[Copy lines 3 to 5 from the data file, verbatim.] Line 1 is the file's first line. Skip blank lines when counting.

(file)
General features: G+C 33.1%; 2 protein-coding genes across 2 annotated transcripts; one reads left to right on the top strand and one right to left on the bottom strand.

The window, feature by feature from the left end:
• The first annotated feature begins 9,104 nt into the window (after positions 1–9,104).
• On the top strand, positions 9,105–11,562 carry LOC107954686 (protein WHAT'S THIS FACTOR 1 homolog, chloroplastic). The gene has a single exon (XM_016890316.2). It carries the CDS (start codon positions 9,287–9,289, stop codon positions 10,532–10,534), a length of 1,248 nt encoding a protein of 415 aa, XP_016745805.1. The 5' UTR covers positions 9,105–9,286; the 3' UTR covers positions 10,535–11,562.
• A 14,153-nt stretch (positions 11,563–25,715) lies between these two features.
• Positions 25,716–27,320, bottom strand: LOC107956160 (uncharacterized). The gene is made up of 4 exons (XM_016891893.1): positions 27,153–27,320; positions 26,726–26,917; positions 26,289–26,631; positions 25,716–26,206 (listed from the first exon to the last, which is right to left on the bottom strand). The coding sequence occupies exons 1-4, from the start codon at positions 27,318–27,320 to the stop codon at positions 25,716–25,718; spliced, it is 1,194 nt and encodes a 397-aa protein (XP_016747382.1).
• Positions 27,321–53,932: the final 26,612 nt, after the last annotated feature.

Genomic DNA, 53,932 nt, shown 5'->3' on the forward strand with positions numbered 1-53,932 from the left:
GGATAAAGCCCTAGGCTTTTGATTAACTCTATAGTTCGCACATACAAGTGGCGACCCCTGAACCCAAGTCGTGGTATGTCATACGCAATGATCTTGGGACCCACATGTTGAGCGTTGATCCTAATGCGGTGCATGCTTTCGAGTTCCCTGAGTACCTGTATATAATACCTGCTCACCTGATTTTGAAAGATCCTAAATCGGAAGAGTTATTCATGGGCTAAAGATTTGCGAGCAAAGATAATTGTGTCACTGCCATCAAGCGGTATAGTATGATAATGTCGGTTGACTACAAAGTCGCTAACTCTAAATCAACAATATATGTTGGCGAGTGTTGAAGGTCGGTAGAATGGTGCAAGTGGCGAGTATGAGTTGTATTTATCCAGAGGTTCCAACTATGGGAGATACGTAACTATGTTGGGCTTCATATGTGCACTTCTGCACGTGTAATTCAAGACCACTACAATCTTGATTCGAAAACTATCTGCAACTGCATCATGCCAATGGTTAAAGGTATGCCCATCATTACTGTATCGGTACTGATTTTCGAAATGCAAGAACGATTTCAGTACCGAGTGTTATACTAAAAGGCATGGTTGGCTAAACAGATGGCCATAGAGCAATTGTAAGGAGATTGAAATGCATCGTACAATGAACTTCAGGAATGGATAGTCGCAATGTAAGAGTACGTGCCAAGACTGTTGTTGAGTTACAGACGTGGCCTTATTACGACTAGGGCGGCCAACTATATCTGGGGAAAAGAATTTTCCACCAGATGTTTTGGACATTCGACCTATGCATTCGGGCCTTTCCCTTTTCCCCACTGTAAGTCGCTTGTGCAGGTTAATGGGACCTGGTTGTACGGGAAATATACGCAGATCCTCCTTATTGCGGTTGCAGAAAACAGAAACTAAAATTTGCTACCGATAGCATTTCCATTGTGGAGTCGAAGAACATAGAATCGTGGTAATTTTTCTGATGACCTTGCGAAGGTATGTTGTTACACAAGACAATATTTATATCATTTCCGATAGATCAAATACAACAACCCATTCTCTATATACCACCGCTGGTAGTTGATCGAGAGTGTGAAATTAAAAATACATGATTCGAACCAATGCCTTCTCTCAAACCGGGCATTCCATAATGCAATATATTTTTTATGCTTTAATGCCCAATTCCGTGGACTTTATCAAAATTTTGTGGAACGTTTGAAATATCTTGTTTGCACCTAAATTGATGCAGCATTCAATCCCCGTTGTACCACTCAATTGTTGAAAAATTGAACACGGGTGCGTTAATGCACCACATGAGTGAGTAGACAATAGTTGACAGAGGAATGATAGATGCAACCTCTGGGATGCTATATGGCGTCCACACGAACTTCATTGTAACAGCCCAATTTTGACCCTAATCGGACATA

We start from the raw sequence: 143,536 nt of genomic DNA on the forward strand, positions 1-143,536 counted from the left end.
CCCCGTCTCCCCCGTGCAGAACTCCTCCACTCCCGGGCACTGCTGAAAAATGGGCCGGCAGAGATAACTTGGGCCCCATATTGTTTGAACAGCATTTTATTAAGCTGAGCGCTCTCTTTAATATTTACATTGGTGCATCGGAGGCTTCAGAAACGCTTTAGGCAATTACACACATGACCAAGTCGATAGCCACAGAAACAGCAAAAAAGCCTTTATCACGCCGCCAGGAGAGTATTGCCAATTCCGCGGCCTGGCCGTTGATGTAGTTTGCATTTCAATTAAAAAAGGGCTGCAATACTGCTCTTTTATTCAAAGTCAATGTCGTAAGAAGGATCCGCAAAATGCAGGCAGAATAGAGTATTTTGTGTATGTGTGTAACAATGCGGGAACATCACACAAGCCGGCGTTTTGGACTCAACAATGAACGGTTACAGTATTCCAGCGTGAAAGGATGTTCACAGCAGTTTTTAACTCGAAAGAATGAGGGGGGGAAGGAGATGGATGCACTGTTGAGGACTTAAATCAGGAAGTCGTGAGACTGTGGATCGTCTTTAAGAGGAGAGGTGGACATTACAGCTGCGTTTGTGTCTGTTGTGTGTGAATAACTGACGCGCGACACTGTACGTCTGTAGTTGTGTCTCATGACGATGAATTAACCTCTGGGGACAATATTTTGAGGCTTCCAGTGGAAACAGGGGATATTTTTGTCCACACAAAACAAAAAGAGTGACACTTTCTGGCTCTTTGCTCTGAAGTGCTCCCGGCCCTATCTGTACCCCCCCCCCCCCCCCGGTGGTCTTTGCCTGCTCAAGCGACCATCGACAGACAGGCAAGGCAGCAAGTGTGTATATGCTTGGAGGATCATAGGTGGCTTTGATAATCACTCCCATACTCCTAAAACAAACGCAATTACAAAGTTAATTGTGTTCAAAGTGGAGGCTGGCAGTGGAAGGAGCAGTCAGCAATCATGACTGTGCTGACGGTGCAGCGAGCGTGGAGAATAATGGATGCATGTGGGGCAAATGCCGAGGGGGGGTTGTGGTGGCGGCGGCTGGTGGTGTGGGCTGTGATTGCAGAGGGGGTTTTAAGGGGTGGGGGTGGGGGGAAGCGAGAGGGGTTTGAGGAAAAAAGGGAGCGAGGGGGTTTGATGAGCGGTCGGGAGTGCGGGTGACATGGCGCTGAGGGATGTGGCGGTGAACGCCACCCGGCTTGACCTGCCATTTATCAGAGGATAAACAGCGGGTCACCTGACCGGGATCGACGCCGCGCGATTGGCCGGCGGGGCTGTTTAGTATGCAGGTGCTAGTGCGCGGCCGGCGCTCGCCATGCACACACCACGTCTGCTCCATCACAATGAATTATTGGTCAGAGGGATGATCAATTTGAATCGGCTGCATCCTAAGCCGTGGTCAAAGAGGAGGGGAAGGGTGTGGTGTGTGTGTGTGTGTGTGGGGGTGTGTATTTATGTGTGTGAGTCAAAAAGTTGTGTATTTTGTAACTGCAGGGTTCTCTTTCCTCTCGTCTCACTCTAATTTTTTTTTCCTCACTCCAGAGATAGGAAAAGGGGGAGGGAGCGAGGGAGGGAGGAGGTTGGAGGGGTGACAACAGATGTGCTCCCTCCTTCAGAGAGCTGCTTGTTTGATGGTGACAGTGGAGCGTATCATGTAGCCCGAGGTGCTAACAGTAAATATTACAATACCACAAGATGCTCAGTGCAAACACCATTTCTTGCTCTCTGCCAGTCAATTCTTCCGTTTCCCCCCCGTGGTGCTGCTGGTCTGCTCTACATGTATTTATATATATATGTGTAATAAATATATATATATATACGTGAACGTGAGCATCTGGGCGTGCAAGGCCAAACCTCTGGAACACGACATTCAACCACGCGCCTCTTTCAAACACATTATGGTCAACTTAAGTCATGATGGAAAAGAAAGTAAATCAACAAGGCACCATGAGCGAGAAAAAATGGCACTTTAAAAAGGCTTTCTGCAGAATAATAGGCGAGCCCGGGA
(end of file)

• The first annotated feature begins 9,104 nt into the window (after positions 1–9,104).
• On the top strand, positions 9,105–11,562 carry LOC107954686 (protein WHAT'S THIS FACTOR 1 homolog, chloroplastic). The gene has a single exon (XM_016890316.2). It carries the CDS (start codon positions 9,287–9,289, stop codon positions 10,532–10,534), a length of 1,248 nt encoding a protein of 415 aa, XP_016745805.1. The 5' UTR covers positions 9,105–9,286; the 3' UTR covers positions 10,535–11,562.
• A 14,153-nt stretch (positions 11,563–25,715) lies between these two features.